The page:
3 Methods for Managing Concern in a Community Hospital Acquisition
A community-owned hospital is often the largest asset of the community. Unfortunately, with decreasing reimbursement and climbing costs, more and more community hospitals have been struggling. Residents need a local hospital to remain operationally viable in order to protect local access to healthcare services. For this reason, an increasing amount of community hospitals have been looking to hospital operators or large health systems to partner and/or acquire them, evidenced by the influx in hospital mergers and acquisitions over the past few years.
Concern is high with hospital acquisitions, buyouts of community hospitals
When a local hospital is acquired it can raise concerns among the residents, hospital employees and physicians. "Residents can be very leery of somebody coming in from the outside and buying their largest asset — the local hospital. Apprehension is high with staff, community residents and physicians," says Jim Rolfe, managing director of VMG Health's transactional services division.
Most often the fear stems from concerns over job security and decreased services: Will they have a job under the new owner or operator? Common fears also involve worry that the operator will strip the hospital of services and employees and send most of the profits back to the corporate office.
While these concerns may appear legitimate, Mr. Rolfe points out that a hospital operator or health systems want to maximize their investment, thus creating a high performing hospital that has a focus on quality and patient and employee satisfaction is the primary goal. Experienced health systems use benchmarking to ascertain the correct formula in services offered and expense ratios (salaries and supplies) in order to make the newly acquired hospital as efficient as possible. "Normally, every employee and resident in the community deep in their heart knows [the hospital] needs to be operated by an experienced operator with access to capital. At the end of the day, the acquiring hospital wants to continue to offer quality healthcare and grow market share of the hospital, "says Mr. Rolfe.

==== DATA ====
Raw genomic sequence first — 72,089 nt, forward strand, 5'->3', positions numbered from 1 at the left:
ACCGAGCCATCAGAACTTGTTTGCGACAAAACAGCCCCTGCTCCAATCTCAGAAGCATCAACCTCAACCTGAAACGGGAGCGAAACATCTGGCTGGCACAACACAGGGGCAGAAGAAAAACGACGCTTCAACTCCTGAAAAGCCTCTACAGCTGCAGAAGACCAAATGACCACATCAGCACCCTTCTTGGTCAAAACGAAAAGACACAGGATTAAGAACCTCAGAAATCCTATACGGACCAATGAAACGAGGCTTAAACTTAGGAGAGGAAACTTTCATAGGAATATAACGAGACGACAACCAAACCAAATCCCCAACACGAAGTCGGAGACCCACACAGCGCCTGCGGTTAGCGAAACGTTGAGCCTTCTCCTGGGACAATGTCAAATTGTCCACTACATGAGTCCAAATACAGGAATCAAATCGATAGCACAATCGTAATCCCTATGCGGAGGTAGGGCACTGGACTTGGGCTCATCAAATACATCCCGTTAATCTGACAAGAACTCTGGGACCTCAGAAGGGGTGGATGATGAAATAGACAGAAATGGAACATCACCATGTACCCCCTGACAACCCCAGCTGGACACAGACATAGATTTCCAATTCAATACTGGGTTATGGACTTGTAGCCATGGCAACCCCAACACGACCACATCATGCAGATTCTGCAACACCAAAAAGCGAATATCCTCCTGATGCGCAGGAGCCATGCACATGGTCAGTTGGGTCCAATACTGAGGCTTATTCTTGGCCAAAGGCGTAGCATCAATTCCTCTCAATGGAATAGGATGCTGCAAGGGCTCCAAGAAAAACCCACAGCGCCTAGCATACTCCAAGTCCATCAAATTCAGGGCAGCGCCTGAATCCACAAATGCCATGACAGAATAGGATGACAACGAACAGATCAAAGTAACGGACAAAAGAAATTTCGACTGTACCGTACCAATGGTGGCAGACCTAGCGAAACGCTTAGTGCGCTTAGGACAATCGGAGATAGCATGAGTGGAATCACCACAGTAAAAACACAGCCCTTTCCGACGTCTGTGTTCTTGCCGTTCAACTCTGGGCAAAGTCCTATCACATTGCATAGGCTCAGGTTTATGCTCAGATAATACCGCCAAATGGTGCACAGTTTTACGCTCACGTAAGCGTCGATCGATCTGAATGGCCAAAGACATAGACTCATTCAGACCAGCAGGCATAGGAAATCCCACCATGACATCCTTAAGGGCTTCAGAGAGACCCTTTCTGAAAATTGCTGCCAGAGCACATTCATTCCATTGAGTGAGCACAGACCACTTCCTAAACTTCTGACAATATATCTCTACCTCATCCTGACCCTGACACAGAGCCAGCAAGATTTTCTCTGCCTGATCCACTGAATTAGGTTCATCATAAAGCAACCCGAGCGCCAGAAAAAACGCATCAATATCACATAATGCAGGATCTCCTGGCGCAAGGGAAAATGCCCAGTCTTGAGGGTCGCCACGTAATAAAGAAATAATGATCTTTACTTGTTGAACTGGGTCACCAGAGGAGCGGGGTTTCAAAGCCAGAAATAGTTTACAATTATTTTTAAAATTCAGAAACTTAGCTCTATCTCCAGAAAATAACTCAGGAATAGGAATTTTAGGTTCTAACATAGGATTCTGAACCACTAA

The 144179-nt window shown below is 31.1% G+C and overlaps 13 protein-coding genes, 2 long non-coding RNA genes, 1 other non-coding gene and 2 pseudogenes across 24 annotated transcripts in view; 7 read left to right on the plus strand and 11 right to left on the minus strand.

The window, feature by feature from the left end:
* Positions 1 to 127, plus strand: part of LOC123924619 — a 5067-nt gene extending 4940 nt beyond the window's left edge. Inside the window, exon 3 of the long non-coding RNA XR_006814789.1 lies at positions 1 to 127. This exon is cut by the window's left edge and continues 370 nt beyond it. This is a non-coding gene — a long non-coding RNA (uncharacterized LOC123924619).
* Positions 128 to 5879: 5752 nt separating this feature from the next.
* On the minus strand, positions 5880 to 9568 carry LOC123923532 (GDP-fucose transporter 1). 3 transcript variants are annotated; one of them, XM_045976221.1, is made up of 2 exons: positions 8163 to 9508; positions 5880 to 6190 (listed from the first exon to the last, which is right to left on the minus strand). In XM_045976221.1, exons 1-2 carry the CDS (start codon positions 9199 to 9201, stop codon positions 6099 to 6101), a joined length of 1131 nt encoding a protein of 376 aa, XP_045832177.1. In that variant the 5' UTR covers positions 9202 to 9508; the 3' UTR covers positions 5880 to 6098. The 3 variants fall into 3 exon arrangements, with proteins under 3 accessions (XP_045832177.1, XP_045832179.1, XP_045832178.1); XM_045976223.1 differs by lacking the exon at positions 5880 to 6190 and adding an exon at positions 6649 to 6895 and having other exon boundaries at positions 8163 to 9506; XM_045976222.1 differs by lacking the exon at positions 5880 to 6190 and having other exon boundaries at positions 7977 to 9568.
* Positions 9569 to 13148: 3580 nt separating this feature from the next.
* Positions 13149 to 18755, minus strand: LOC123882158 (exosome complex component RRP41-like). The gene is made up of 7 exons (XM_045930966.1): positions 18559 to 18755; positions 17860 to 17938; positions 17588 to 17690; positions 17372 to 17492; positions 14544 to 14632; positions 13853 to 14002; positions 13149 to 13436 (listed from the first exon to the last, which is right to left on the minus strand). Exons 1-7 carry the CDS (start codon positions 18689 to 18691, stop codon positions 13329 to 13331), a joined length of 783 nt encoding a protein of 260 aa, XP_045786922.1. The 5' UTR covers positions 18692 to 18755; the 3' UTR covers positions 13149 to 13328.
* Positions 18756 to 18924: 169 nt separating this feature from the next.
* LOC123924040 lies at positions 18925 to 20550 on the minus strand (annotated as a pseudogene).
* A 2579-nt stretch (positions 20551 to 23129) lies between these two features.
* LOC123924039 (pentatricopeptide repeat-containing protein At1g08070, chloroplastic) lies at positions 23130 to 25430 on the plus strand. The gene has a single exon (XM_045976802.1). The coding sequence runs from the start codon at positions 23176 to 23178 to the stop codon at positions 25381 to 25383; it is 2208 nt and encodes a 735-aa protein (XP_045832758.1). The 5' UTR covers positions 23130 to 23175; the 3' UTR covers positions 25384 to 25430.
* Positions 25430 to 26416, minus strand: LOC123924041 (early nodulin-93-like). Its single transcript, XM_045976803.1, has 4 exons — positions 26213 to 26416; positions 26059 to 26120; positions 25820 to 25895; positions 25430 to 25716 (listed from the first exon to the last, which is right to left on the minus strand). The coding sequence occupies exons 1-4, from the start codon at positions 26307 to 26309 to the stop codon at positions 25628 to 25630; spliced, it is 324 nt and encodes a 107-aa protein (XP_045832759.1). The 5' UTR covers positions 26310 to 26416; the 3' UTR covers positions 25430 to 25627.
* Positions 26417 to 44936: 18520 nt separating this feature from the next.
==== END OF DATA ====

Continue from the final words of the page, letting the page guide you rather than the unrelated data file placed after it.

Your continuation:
Hospital executives — on either side of the transaction — need to be aware of methods to ease concern surrounding a hospital acquisition. Having worked with Franklin, Tenn.-based Community Health Systems as vice president of acquisitions and development, focusing on acquisitions/divestitures of acute-care hospitals, Mr. Rolfe is familiar with three methods — in no particular order — to assuage fears of the residents, employees and physicians once the letter of intent is signed.
1. Hold meetings with community, hospital leaders. According to Mr. Rolfe, a major key to managing concern among the community and the hospital staff is to hold meetings with key leaders. "Hospital executives from both ends should tell the leaders, employees, residents and physicians why the deal is positive. It should be stressed that the ultimate goal is to increase services, operating more efficiently, thus increasing access to healthcare and consequently a growth in employment. You can't continue to put a strain on the county or community. Clearly detailing a plan for growing the hospital and ensuring its continued viability and success should reduce some fear," says Mr. Rolfe.
2. Connect with each physician. Hospital executives need to pay particular attention to physicians to ease their concerns because they are vital to a hospital's success. "You want to convey to physicians that they are a vital part of the hospital. They need to understand the plan and feel involved so they are willing to work with the new operator or owner. It is a good idea to communicate with each physician independently and make sure they are comfortable with the transaction and the new direction and culture of the acquiring hospital," says Mr. Rolfe. "An experienced operator and its management team will know how to maintain and cultivate the relationships with physicians and other clinical staff. That is where most of the revenue is generated. How you effectively communicate with them is important," says Mr. Rolfe.
3. Communicate, communicate and communicate. According to Mr. Rolfe, hospital executives can never communicate too much with the staff and the community about the future of the hospital. "Giving examples of what the hospital operator or owner has done with others in the past and what they would like to see occur helps understanding," says Mr. Rolfe. Understanding eases fears. Mr. Rolfe recommends multiple channels for communicating, such as: messages through the hospital's intranet, hosting a website for questions and presentations from the CEO and department leaders.
More Articles on Hospital Acquisitions:5 Key Decision Points in Hospital Transactions
5 Best Practices for Cultural Changes Following a Transaction
Motivation Behind a Strategic Partnership: Q&A With Summa Health System President and CEO Thomas Strauss
© Copyright ASC COMMUNICATIONS 2012. Interested in LINKING to or REPRINTING this content? View our policies by clicking here.